A BESS is a complex system of hardware and software that uses advanced technology and control systems to store and release electricity when required. Traditional grid networks don’t have similar storage capacity as they operate on a system of balance, meaning that the amount of electricity being produced (supply) must be equal to the amount of electricity being used (demand) at all times.
Here are the main components of a battery energy storage system:
Battery Management System (BMS)
The brain of the BESS. A BMS monitors and controls the batteries to ensure they operate safely and efficiently. It keeps track of important parameters like the state of charge (how much energy is left in the battery), voltage (the ‘pressure’ of the electricity), and temperature. If any of these parameters exceed their safe limits, the BMS can take corrective action to prevent damage to the batteries, like cutting off the charging or discharging process.
Energy Management System (EMS)
This is the control centre of the BESS. It decides when to charge or discharge the batteries based on various factors such as the electricity demand, the supply from other power sources, the electricity price, and the state of charge of the batteries. Comprising both hardware and software; Trina Storage’s E²MS, specific to Elementa, is able to collect, analyse, and interpret real-time plus historic data from battery storage assets, enabling safe operations, informed decision making, optimising system performance as well as project returns.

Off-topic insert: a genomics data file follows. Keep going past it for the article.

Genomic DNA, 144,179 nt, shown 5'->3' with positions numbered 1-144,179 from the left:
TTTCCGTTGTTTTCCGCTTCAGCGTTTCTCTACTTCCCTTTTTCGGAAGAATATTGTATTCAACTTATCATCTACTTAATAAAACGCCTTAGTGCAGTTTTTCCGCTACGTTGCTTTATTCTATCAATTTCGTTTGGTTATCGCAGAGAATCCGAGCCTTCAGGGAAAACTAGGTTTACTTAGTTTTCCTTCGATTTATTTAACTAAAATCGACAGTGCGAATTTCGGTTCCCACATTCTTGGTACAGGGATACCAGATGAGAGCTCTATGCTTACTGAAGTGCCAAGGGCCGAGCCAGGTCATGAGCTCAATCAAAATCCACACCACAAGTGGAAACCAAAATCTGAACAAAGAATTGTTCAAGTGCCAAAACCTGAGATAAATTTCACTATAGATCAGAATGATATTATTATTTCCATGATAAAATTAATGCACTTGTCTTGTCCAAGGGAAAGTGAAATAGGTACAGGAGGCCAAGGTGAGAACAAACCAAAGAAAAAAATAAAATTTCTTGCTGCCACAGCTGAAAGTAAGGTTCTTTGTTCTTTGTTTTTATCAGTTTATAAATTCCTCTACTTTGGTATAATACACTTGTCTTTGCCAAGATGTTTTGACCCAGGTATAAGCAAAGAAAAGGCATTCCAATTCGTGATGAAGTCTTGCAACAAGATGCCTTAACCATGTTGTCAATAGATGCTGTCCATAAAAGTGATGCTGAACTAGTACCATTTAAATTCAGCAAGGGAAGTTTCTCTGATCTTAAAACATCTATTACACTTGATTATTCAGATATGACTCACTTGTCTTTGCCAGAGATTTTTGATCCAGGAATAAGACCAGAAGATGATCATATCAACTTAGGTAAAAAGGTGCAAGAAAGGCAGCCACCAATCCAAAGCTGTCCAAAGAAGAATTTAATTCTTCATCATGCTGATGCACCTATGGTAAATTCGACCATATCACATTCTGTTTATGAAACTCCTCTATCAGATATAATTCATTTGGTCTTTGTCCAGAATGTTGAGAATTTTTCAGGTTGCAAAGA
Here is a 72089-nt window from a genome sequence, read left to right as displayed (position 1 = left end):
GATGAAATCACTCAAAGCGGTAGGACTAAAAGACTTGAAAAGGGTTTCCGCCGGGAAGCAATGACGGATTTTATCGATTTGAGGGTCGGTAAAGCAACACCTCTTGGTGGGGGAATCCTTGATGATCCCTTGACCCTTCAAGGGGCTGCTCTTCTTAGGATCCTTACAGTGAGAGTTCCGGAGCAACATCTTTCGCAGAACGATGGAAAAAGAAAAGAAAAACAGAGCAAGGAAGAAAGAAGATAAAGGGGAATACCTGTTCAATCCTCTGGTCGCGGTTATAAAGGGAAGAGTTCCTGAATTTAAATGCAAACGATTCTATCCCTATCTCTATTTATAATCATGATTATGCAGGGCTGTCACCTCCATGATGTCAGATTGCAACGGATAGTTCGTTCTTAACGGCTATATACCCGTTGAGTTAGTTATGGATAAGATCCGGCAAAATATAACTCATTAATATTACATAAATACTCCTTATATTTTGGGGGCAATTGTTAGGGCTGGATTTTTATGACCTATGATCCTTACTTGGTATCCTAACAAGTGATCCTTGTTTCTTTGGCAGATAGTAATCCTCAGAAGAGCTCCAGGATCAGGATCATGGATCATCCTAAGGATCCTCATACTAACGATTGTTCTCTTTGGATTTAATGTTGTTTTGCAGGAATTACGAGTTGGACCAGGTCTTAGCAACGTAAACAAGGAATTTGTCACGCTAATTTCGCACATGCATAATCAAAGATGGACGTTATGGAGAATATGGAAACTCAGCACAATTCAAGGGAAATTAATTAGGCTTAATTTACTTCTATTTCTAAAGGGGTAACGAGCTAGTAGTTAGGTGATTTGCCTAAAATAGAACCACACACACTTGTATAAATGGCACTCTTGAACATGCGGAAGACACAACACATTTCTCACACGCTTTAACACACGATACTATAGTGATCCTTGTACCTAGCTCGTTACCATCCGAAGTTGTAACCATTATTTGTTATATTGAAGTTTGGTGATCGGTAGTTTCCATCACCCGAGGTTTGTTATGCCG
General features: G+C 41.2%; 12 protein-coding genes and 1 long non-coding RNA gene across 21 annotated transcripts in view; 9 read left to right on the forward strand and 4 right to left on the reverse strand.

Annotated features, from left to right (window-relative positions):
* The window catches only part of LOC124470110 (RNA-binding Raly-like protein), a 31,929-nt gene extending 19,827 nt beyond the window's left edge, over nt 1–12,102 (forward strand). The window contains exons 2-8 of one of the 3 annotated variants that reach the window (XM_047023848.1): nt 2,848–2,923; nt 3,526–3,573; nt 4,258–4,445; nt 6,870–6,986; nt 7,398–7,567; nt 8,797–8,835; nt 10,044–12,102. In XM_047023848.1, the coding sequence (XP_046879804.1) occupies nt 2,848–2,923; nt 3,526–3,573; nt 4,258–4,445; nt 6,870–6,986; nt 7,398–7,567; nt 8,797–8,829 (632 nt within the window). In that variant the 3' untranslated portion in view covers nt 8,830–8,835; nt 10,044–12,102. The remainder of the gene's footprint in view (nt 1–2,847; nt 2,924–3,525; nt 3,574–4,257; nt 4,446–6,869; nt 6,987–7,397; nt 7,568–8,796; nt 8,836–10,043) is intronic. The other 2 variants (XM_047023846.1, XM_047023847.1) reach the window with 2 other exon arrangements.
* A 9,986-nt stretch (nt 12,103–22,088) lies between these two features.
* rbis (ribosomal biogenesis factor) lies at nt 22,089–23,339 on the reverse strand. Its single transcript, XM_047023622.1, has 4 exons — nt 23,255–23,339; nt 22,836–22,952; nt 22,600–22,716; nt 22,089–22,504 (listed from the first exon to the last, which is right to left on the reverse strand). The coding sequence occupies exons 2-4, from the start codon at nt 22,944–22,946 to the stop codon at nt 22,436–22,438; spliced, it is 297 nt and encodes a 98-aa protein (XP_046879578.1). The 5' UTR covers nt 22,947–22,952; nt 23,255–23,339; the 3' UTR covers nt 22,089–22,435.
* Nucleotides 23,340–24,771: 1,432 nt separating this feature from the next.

E²MS combines more than a century of BESS design and operational experience to produce sophisticated evolutionary algorithms and intelligent control strategies, coupled with dedicated hardware interfaces, able to provide flexible solutions tailored to satisfy any customer needs.
Inverters: Charging and Discharging
These processes are facilitated by devices called inverters. When charging, the inverter converts the incoming AC (alternating current) electricity from the grid into DC (direct current) electricity that the batteries can store. When discharging, the inverter does the opposite: it converts the DC electricity from the batteries into AC electricity that can be used by the grid.
Thermal Management System